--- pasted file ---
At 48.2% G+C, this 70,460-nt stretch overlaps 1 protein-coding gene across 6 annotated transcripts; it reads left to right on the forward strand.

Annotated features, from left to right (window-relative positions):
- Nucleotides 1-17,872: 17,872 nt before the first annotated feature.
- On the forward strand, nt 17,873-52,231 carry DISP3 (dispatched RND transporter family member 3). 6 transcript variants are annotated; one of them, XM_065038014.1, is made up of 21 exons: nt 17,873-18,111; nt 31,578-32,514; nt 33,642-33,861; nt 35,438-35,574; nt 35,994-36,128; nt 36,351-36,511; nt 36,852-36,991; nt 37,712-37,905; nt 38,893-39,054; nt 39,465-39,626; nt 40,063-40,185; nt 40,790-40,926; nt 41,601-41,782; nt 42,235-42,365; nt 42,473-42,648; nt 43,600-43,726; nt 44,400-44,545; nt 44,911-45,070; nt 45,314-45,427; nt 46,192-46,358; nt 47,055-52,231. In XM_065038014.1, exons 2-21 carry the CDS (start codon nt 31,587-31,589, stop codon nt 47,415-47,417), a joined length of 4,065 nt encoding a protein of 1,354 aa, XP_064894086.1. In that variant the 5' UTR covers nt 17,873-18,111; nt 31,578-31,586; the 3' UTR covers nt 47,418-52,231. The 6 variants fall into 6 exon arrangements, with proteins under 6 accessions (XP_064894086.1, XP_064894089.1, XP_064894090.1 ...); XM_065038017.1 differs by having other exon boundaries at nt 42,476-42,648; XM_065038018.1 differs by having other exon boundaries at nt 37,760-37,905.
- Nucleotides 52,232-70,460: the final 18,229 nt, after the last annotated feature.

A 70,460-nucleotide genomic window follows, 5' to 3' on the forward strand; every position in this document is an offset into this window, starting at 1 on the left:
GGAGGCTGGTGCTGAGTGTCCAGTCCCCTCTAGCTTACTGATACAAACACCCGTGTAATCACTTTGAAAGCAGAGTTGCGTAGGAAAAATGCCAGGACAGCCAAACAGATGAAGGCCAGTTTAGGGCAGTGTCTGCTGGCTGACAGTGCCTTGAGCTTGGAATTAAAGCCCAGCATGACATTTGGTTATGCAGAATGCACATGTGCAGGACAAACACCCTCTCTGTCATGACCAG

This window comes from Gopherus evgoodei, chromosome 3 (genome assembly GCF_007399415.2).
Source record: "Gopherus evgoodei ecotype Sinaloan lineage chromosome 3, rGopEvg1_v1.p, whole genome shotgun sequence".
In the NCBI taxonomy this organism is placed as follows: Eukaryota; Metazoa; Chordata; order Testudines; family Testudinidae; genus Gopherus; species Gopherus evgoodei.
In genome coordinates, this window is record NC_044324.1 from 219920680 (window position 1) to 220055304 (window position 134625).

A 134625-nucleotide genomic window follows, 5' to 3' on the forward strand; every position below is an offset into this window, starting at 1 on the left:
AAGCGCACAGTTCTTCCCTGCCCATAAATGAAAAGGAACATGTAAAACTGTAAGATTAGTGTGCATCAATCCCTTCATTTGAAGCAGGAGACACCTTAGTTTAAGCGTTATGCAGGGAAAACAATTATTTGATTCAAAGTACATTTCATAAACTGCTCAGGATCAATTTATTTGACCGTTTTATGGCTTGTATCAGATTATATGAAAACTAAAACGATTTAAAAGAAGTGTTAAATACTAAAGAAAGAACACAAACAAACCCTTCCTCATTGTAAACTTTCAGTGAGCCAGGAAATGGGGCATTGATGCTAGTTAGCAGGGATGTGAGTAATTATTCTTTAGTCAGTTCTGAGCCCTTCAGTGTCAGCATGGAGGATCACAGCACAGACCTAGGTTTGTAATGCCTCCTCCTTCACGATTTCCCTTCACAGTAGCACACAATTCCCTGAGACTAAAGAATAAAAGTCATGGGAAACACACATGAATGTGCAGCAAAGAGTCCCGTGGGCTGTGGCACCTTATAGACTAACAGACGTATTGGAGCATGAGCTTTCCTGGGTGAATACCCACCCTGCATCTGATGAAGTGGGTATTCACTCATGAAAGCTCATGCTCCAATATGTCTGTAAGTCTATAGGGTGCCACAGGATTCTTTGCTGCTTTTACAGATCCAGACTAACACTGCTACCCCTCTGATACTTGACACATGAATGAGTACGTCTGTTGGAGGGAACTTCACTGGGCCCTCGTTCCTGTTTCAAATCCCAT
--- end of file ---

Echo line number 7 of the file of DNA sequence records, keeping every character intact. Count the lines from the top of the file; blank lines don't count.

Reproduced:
GGAGGCTGGTGCTGAGTGTCCAGTCCCCTCTAGCTTACTGATACAAACACCCGTGTAATCACTTTGAAAGCAGAGTTGCGTAGGAAAAATGCCAGGACAGCCAAACAGATGAAGGCCAGTTTAGGGCAGTGTCTGCTGGCTGACAGTGCCTTGAGCTTGGAATTAAAGCCCAGCATGACATTTGGTTATGCAGAATGCACATGTGCAGGACAAACACCCTCTCTGTCATGACCAG